Change in protective factors across adolescent development

Authors: B.K. Elizabeth Kim, Sabrina Oesterle, Richard F. Catalano, and J. David Hawkins

Journal: Journal of Applied Developmental Psychology (2015)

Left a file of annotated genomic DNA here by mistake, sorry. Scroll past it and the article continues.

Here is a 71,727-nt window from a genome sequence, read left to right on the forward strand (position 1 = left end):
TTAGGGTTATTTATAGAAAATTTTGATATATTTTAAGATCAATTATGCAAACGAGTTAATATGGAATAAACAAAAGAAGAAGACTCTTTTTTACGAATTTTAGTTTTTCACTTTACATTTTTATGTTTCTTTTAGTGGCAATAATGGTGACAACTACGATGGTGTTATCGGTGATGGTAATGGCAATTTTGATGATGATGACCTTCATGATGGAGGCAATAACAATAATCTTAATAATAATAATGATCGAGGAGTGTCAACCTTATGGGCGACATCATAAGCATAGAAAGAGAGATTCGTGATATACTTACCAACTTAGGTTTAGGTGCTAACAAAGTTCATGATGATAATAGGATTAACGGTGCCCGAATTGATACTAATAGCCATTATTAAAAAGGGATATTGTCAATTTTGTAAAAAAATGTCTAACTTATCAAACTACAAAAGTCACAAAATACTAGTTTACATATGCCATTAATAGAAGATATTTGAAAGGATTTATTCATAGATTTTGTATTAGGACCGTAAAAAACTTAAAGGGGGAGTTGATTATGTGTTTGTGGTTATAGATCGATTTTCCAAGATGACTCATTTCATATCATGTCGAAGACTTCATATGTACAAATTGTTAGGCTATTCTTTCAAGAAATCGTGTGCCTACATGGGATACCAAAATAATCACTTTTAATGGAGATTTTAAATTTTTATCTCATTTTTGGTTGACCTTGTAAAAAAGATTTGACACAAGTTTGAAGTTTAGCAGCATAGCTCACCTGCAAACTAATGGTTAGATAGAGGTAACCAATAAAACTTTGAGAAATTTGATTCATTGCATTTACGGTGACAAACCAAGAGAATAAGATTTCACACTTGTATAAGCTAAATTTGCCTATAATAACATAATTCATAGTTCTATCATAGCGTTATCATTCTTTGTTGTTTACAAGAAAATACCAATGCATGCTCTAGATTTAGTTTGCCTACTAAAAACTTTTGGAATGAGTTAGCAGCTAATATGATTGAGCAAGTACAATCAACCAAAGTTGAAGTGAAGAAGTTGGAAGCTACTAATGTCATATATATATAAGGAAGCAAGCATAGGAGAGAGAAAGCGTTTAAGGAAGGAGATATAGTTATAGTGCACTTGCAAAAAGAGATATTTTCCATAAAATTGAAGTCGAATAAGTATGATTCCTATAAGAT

Prevention science has established that risk factors for a range of problems increase over the course of adolescence, yet little is known about the trajectory of change for protective factors during adolescence, which may mitigate the increasing risk. In this paper, Kim et al use longitudinal data from the Community Youth Development Study to explore the developmental change in protective factors from 5th through 12th grade in order to refine our understanding of the best timing for preventive interventions over the course of adolescence. Using three-level hierarchical modeling, the authors examined protective factors over time, accounting for variation across individuals and communities. Reflecting the commonly acknowledged 5th grade slump, youth experienced a significant decline across most domains of interpersonal, community, family, peer, and school protective factors from 5th through 8th grade. While the majority of these factors began to rebound modestly with the transition into high school, some protective factors, including feelings of attachment to community and commitment to school, remained in a steady decline throughout middle and high school. The authors also highlight some interesting differences between genders in the trajectories of protective factors. We welcome thoughts, suggestions and discussions about the implications of these findings for programs and policies aiming to improve a wide-range of adolescent health issues.

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